December 12, 2016
Weekly Market Commentary
December 12, 2016
Dad: “Fra-gee-lay” …it must be Italian!
Mom: I think that says “fragile,” honey.
Dad: Oh, yeah.
This holiday season, investors’ enthusiasm for U.S. stocks has rivaled old man Parker’s passion for his major-award leg lamp in ‘A Christmas Story.’ Last week, three major U.S. indices hit all-time highs.
Barron’s reported consumer confidence is helping make this the most wonderful time of the year for U.S. stock markets. The University of Michigan’s Index of Consumer Sentiment rose to 98 in December, reflecting a surge in consumer confidence. It was the highest reading since January 2015 and is closing in on the highest level since 2004. Surveys of Consumers chief economist, Richard Curtin, wrote:
“The most important implication of the increase in optimism is that it has raised expectations for the performance of the economy. President-elect Trump must provide early evidence of positive economic growth as well as act to keep positive consumer expectations aligned with performance. Either too slow growth or too high expectations represent barriers to maintaining high levels of consumer confidence.”
In his December Investment Outlook, Bill Gross cautioned while many aspects of Trump's agenda – tax cuts, deregulation, fiscal stimulus – are good for stocks over the near term, investors should keep an eye on the longer term, as protectionist policies could restrict trade and, together with a strong dollar, could hurt corporate profits.
European stocks also moved higher last week after the European Central Bank (ECB) announced a taper. Quantitative easing will continue through 2017, but ECB purchases will fall each month beginning in April.
DIVORCED? YOU MAY WANT TO INVESTIGATE SPOUSAL BENEFITS. If you weren’t the top wage earner in your marriage, or your job was raising the children, then Social Security’s spousal benefit could prove advantageous. It provides the lower-earning spouse with 50 percent of the higher-earning spouse’s benefit at full retirement age, even if you’re no longer married. AARP.org explained:
“Social Security operates with a philosophy that a divorced person may deserve a personal benefit, having been the long-term partner and helpmate of a member of the workforce. The benefit is similar, in fact, to the spousal benefit that is available to a person who is still married.”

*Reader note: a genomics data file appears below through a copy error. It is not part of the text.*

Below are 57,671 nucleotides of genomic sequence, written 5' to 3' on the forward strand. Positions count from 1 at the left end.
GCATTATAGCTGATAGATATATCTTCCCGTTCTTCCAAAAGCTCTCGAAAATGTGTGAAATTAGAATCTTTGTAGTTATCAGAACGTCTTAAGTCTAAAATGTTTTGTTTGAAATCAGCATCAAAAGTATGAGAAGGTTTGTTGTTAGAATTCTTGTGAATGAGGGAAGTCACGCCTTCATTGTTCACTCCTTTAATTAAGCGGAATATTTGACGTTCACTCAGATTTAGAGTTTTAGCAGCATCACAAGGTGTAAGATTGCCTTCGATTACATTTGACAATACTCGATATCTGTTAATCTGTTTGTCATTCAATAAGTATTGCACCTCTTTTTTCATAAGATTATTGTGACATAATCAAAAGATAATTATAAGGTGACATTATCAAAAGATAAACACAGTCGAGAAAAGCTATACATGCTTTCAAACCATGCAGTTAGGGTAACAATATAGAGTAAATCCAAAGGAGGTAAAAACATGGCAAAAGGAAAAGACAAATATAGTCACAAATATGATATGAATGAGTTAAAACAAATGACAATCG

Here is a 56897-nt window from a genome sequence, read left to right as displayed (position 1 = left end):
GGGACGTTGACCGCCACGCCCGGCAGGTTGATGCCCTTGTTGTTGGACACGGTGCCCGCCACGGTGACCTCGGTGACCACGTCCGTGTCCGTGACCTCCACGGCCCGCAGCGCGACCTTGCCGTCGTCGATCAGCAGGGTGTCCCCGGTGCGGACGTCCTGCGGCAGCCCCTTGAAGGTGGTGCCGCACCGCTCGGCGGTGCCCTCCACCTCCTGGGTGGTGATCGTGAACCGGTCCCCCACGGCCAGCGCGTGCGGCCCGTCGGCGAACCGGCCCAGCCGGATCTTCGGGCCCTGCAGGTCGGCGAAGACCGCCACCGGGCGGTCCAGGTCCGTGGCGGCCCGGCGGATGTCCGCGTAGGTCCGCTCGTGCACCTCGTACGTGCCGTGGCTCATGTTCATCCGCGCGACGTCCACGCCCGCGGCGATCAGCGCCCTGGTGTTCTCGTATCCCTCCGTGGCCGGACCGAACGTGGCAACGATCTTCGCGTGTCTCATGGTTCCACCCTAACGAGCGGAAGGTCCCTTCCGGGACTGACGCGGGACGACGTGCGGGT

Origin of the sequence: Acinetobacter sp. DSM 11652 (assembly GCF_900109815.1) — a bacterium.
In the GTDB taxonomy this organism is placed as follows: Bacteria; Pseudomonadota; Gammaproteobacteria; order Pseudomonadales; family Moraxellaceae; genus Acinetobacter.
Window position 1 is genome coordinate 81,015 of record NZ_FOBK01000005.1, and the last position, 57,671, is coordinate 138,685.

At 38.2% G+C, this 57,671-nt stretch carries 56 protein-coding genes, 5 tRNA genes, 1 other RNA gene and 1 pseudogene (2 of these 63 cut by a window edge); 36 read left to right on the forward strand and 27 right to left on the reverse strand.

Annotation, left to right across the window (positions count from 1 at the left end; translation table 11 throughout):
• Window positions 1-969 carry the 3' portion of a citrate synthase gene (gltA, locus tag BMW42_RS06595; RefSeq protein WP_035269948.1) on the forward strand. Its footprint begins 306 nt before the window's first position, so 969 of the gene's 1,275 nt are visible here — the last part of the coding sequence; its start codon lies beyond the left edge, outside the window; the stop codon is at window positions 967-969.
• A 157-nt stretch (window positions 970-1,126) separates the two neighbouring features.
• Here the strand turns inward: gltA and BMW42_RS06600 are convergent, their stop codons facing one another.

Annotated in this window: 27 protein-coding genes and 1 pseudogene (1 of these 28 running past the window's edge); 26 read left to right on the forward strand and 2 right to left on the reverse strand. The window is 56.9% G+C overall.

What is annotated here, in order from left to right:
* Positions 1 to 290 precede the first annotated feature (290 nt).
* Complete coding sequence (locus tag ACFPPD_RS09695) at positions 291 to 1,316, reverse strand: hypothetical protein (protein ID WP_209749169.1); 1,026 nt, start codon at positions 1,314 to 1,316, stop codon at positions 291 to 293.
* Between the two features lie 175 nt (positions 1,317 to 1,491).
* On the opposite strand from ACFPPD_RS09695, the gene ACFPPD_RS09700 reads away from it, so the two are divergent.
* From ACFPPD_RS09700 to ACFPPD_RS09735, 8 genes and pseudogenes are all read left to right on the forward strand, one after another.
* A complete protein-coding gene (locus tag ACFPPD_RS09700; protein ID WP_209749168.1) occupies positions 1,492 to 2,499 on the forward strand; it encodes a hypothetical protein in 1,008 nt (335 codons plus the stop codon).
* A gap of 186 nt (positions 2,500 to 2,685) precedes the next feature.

To qualify, you do have to answer ‘yes’ to a significant list of requirements:
• You were married for at least 10 years
• You are unmarried now
• You are age 62 or older
• Your ex-spouse is entitled to Social Security benefits
• The benefit you qualify to receive, based on your work, is less than the benefit your ex-spouse qualifies to receive
There are other factors that could affect your application for spousal benefits, including whether your ex-spouse has begun taking benefits. If you would like to learn more, contact your financial professional or visit www.ssa.gov.
Weekly Focus – Think About It
“My mission in life is not merely to survive, but to thrive; and to do so with some passion, some compassion, some humor, and some style.”
--Maya Angelou, American poet
Suzanne H. Christian, CFP®
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Suzanne Christian is a Registered Representative with and securities offered through LPL Financial, Member FINRA/SIPC.
* These views are those of Peak Advisor Alliance, and not the presenting Representative or the Representative’s Broker/Dealer, and should not be construed as investment advice.
* This newsletter was prepared by Peak Advisor Alliance. Peak Advisor Alliance is not affiliated with the named broker/dealer.
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* Corporate bonds are considered higher risk than government bonds but normally offer a higher yield and are subject to market, interest rate and credit risk as well as additional risks based on the quality of issuer coupon rate, price, yield, maturity, and redemption features.
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* The Dow Jones Global ex-U.S. Index covers approximately 95% of the market capitalization of the 45 developed and emerging countries included in the Index.
* The 10-year Treasury Note represents debt owed by the United States Treasury to the public. Since the U.S. Government is seen as a risk-free borrower, investors use the 10-year Treasury Note as a benchmark for the long-term bond market.
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http://www.barrons.com/articles/all-together-now-s-p-dow-nasdaq-set-records-1481354718?mod=BOL_hp_we_columns (or go to https://s3-us-west-2.amazonaws.com/peakcontent/+Peak+Commentary/12-12-16_Barrons-All_Together_Now-S%26P_Dow_Nasdaq_Set_Records-Footnote_2.pdf)